I want to be spoiled but I also feel extremely guilty when people use money on me
Black parenting is often too authoritative. White parenting is often too permissive. Both need to change.
In college, I once found myself on the D.C. metro with one of my favorite professors. As we were riding, a young white child began to climb on the seats and hang from the bars of the train. His mother never moved to restrain him. But I began to see the very familiar, strained looks of disdain and dismay on the countenances of the mostly black passengers. They exchanged eye contact with one another, dispositions tight with annoyance at the audacity of this white child, but mostly at the refusal of his mother to act as a disciplinarian. I, too, was appalled. I thought, if that were my child, I would snatch him down and tell him to sit his little behind in a seat immediately. My professor took the opportunity to teach: ‘Do you see how this child feels the prerogative to roam freely in this train, unhindered by rules or regulations or propriety?’
'Yes,' I nodded. “What kinds of messages do you think are being communicated to him right now about how he should move through the world?”
And I began to understand, quite starkly, in that moment, the freedom that white children have to see the world as a place that they can explore, a place in which they can sit, or stand, or climb at will. The world, they are learning, is theirs for the taking.
Then I thought about what it means to parent a black child, any black child, in similar circumstances. I think of the swiftness with which a black mother would have ushered her child into a seat, with firm looks and not a little a scolding, the implied if unspoken threat of either a grounding or a whupping, if her request were not immediately met with compliance. So much is wrapped up in that moment: a desire to demonstrate that one’s black child is well-behaved, non-threatening, well-trained. Disciplined. I think of the centuries of imminent fear that have shaped and contoured African-American working-class cultures of discipline, the sternness of our mothers’ and grandmothers’ looks, the firmness of the belts and switches applied to our hind parts, the rhythmic, loving, painful scoldings accompanying spankings as if the messages could be imprinted on our bodies with a sure and swift and repetitive show of force.
I think with fond memories of the big tree that grew in my grandmother’s yard, with branches that were the perfect size for switches. I hear her booming and shrill voice now, commanding, “Go and pick a switch.” I laugh when I remember that she cut that tree down once we were all past the age of switches.
And then I turn to Adrian Peterson. Not even a year ago, Peterson’s 2-year-old son, whom he did not know, was murdered by his son’s mother’s boyfriend. More recently, Adrian Peterson has been charged with negligent injury to a child, for hitting his 4-year-old son with a switch, in a disciplinary episode that left the child with bruises and open cuts on his hands, legs, buttocks and scrotum.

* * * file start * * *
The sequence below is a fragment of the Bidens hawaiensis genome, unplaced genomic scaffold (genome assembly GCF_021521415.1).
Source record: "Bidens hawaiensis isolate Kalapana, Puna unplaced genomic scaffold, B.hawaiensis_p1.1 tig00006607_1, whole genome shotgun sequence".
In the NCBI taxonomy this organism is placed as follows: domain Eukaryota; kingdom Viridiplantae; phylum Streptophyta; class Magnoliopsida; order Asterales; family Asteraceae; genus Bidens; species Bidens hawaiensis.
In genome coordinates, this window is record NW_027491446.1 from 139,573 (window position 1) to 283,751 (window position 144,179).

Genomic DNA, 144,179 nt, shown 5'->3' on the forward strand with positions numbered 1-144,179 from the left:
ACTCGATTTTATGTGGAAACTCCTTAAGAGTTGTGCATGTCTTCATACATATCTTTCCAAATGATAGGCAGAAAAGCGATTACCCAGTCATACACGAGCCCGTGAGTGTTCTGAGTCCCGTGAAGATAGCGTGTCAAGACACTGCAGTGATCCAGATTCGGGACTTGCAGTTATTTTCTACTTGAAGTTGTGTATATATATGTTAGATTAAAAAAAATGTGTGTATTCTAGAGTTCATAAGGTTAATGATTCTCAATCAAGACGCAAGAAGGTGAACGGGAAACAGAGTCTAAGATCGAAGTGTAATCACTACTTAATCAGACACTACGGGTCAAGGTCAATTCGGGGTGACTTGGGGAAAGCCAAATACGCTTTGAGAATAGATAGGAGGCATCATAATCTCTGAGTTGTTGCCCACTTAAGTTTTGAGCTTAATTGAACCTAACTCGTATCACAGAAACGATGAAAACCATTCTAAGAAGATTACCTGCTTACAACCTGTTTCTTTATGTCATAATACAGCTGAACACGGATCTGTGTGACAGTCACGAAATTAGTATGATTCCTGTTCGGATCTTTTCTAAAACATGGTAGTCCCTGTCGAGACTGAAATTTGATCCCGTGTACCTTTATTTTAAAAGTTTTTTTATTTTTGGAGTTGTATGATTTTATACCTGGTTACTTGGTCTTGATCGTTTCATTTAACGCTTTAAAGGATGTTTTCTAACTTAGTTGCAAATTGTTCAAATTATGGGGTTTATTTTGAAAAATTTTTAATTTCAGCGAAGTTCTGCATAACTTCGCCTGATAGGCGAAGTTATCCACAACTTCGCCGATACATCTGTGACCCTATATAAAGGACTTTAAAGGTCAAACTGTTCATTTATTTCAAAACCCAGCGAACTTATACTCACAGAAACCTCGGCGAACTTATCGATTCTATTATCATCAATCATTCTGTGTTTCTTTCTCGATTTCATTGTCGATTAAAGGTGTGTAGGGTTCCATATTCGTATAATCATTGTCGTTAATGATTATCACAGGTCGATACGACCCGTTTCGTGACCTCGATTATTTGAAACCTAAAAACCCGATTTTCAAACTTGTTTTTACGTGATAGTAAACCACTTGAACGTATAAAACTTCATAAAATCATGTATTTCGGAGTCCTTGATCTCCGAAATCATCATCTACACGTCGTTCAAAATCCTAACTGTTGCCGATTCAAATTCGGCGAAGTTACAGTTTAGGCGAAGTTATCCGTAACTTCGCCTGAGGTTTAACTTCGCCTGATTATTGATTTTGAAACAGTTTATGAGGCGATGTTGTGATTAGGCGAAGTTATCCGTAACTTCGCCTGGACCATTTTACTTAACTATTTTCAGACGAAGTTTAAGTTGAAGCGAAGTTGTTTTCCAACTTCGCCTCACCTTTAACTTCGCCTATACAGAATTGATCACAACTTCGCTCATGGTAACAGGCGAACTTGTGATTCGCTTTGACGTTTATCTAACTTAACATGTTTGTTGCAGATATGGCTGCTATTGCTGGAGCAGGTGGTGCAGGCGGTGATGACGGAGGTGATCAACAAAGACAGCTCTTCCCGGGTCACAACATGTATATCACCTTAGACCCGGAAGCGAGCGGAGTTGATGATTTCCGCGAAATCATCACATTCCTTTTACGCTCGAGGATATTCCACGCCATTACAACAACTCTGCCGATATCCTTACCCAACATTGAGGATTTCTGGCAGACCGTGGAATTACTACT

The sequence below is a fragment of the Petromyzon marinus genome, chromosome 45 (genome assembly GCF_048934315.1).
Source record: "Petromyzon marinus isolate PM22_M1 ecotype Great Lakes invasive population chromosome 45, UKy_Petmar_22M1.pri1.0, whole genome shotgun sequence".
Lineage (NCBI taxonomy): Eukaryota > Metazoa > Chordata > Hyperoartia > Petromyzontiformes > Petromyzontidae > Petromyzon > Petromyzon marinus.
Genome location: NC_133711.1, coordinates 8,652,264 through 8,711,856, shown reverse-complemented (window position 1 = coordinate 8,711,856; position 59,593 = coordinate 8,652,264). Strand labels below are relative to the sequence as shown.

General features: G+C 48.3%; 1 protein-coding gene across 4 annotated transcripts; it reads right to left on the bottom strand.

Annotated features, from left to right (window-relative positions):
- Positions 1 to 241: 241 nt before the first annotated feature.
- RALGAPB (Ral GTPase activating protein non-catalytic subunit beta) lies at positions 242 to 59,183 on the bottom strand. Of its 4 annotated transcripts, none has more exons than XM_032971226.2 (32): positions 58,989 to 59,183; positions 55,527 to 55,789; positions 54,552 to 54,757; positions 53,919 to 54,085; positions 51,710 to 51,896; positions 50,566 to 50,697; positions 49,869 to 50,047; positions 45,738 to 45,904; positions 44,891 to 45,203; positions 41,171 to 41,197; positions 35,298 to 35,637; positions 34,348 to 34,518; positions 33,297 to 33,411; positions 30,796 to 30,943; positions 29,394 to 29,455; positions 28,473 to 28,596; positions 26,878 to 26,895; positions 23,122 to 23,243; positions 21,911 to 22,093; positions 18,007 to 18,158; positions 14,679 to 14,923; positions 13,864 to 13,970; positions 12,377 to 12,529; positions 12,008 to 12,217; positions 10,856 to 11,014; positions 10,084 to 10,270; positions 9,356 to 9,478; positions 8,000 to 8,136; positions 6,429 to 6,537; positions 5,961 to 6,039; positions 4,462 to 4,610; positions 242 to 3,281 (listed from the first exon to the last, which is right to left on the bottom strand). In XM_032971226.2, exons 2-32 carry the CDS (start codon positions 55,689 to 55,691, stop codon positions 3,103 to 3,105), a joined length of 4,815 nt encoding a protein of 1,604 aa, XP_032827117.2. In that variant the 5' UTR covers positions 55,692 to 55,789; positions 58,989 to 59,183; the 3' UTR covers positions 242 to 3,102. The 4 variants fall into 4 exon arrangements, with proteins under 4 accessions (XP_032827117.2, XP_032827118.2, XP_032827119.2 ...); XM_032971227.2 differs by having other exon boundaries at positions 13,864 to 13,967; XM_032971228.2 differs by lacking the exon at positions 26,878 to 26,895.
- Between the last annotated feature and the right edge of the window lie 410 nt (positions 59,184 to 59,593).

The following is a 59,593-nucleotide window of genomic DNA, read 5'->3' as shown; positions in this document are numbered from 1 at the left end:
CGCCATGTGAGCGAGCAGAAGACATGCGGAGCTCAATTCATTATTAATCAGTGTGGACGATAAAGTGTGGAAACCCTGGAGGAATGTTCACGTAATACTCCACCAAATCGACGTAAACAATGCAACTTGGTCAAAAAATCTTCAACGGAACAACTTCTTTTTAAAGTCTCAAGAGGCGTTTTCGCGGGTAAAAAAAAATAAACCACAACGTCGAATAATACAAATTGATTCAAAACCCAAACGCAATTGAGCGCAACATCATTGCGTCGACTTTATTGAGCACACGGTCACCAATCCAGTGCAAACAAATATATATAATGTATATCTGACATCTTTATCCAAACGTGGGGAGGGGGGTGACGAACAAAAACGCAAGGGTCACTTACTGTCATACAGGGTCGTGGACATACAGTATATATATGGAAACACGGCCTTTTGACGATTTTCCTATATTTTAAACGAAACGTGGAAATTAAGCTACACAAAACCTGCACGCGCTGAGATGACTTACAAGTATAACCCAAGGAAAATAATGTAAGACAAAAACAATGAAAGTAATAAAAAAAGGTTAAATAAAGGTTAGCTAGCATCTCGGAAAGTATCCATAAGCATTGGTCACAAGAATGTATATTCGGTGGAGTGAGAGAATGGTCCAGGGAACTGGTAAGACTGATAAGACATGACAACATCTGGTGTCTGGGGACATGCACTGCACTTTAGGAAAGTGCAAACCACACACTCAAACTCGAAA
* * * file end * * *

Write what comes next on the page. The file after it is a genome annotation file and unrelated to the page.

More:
— Brittney C Cooper, Ph.D., "The racial parenting divide: What Adrian Peterson reveals about black vs. white child-rearing"
Real life vs Societal expectations
Yeah, news flash people, boobs generally only look “perky” while in a bra. A few are super lucky and have naturally perky boobs, most don’t. And this is because, SURPRISE, boobs are intended to feed babies and it’s hard for a baby being cradled in mum’s arm to reach a nipple that’s on the other side of the boob from where its mouth is.
Think of a soda fountain machine. The spouts are all pointing down, right? So you can put soda in a cup being held under the spout? If the spout was sticking straight out, it would be really hard to get a soda out of it.
Babies need to be able to reach a nipple easily so they can eat. Ergo, nipples are usually lower and angled more downward on a naturally hanging boob, both so it’s easier for a baby to reach and so gravity can do its part in pulling milk toward the nipple.
So there you go, outright ANATOMICAL proof that boobs are not there for the benefit of men.
Thank you for that. I never realized. Thanks.
this makes me so fucking happy
i always thought something was wrong with mine
but nah, it’s not. dey perfect fa feedin mah future bebiez.
So, hypothetically… if I could take a bunch of MOOCs (Massive Open Online Courses) and read books at Barnes and Noble all day… and then be able to display my knowledge and understanding of the subject on an equal, if not higher, level than a college student… then, hypothetically… why is everyone paying for college again?
(Answer: Because a college degree isn’t about education, it’s a class marker. If we cared about everyone being educated, we would accredit free online courses and allow people to achieve intellectual growth and success without going into debt. But that’s not what college is for. I mean, yeah in college you can travel and learn from amazing professors and start your own anything and have access to facilities and resources and money, yeah, college is all that. And I’m not discrediting anyone who loves college but… college, at the end of the day is a business. College is just one more big way to perpetuate the system. But I say f**k the system, man.) #FreeEducationForAll #LearnRadically
I find it really strange that when you’re in a long distance friendship or relationship all you want to do is see that person and being around them is the biggest most wonderful deal but there are people who interact with them
all the time, on the street and in the classroom and in the shops and it always makes me jealous because you want to be with this person so much and for everyone else they’re nothing special but for you they’re everything special